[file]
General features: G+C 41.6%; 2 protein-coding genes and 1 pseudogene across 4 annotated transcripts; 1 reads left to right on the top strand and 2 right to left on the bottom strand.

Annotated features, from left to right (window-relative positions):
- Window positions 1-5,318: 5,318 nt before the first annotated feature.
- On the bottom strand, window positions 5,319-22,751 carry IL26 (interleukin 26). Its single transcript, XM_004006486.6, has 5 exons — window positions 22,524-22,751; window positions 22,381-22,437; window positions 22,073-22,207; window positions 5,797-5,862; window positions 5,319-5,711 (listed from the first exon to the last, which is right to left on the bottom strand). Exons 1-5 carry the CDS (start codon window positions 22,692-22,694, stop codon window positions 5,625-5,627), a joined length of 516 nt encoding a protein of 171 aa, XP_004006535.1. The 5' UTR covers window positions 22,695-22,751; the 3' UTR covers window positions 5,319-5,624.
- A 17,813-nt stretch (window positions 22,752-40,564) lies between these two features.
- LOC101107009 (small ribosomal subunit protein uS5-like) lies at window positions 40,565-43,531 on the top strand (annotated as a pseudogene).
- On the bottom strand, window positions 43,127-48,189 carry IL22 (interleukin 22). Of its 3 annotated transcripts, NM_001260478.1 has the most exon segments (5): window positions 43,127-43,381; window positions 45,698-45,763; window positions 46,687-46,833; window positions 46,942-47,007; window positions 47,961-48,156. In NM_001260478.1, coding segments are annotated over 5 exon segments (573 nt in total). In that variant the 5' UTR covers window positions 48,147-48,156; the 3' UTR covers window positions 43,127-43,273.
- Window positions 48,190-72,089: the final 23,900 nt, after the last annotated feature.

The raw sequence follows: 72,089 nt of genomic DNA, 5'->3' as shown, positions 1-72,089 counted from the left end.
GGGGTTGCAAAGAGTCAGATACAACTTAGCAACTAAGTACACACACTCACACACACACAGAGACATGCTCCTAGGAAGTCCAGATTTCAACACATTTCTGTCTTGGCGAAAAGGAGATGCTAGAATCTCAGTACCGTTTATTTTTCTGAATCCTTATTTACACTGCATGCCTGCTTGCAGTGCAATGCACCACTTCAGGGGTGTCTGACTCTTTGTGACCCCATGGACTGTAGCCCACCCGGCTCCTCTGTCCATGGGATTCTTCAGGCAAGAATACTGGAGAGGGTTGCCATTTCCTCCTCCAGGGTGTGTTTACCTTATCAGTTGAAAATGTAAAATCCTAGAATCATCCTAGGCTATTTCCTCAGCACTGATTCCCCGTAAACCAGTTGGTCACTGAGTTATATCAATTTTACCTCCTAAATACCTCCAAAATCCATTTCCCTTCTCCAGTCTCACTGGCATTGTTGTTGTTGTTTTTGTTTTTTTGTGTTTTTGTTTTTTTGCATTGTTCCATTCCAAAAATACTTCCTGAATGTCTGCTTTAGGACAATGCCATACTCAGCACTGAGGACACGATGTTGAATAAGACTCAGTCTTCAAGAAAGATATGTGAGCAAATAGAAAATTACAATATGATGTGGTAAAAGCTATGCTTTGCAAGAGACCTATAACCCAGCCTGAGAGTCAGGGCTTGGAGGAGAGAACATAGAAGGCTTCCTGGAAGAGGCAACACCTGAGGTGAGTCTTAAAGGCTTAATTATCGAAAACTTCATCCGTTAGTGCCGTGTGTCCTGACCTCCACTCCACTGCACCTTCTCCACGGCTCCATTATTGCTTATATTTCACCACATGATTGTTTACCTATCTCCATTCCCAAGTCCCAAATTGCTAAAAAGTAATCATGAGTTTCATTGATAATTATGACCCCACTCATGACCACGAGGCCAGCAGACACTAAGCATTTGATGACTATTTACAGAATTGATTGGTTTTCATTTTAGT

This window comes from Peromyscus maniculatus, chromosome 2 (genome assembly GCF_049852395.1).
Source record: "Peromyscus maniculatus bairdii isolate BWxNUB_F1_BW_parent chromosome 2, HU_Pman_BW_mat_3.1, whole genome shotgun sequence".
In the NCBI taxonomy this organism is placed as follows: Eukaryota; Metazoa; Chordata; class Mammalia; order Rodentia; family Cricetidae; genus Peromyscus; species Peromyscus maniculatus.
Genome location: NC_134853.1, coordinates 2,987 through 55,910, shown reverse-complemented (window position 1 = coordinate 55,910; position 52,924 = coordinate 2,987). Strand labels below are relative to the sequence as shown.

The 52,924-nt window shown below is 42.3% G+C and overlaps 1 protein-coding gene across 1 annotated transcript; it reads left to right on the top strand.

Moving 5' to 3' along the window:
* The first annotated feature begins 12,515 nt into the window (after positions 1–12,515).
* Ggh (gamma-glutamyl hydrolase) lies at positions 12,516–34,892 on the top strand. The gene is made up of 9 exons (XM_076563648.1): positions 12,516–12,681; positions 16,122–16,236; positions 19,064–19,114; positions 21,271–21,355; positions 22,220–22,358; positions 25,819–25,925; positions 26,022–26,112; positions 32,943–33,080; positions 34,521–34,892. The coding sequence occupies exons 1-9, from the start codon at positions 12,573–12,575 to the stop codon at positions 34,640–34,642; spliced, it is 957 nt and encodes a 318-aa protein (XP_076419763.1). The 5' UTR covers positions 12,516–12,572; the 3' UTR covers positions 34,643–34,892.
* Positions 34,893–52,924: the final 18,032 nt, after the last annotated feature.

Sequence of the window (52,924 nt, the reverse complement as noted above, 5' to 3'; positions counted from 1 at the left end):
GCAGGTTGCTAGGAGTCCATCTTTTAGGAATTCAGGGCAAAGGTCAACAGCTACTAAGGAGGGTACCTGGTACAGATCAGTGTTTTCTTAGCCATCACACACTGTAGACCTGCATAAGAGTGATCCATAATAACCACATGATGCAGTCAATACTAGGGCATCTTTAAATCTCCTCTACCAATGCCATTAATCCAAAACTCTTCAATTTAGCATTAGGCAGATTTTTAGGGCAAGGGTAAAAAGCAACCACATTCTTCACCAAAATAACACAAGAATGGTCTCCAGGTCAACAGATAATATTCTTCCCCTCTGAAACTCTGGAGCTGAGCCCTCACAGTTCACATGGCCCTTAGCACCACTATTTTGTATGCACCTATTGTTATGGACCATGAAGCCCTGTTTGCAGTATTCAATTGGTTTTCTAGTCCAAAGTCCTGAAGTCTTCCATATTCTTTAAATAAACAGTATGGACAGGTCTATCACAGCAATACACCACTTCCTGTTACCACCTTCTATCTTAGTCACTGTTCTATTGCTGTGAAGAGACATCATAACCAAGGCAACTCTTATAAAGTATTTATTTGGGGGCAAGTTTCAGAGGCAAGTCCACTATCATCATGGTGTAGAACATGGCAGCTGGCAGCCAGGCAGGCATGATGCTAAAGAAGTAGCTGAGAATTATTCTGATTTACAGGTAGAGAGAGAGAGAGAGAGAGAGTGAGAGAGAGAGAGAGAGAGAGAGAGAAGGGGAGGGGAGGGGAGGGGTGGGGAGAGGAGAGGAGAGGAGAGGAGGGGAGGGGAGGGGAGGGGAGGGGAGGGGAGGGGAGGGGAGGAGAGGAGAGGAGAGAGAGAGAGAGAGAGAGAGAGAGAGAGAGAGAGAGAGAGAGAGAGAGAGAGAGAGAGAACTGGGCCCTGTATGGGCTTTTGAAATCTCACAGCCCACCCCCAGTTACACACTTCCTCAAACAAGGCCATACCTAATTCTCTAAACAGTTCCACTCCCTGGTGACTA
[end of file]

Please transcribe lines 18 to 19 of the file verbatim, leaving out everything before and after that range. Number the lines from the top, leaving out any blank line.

* Ggh (gamma-glutamyl hydrolase) lies at positions 12,516–34,892 on the top strand. The gene is made up of 9 exons (XM_076563648.1): positions 12,516–12,681; positions 16,122–16,236; positions 19,064–19,114; positions 21,271–21,355; positions 22,220–22,358; positions 25,819–25,925; positions 26,022–26,112; positions 32,943–33,080; positions 34,521–34,892. The coding sequence occupies exons 1-9, from the start codon at positions 12,573–12,575 to the stop codon at positions 34,640–34,642; spliced, it is 957 nt and encodes a 318-aa protein (XP_076419763.1). The 5' UTR covers positions 12,516–12,572; the 3' UTR covers positions 34,643–34,892.
* Positions 34,893–52,924: the final 18,032 nt, after the last annotated feature.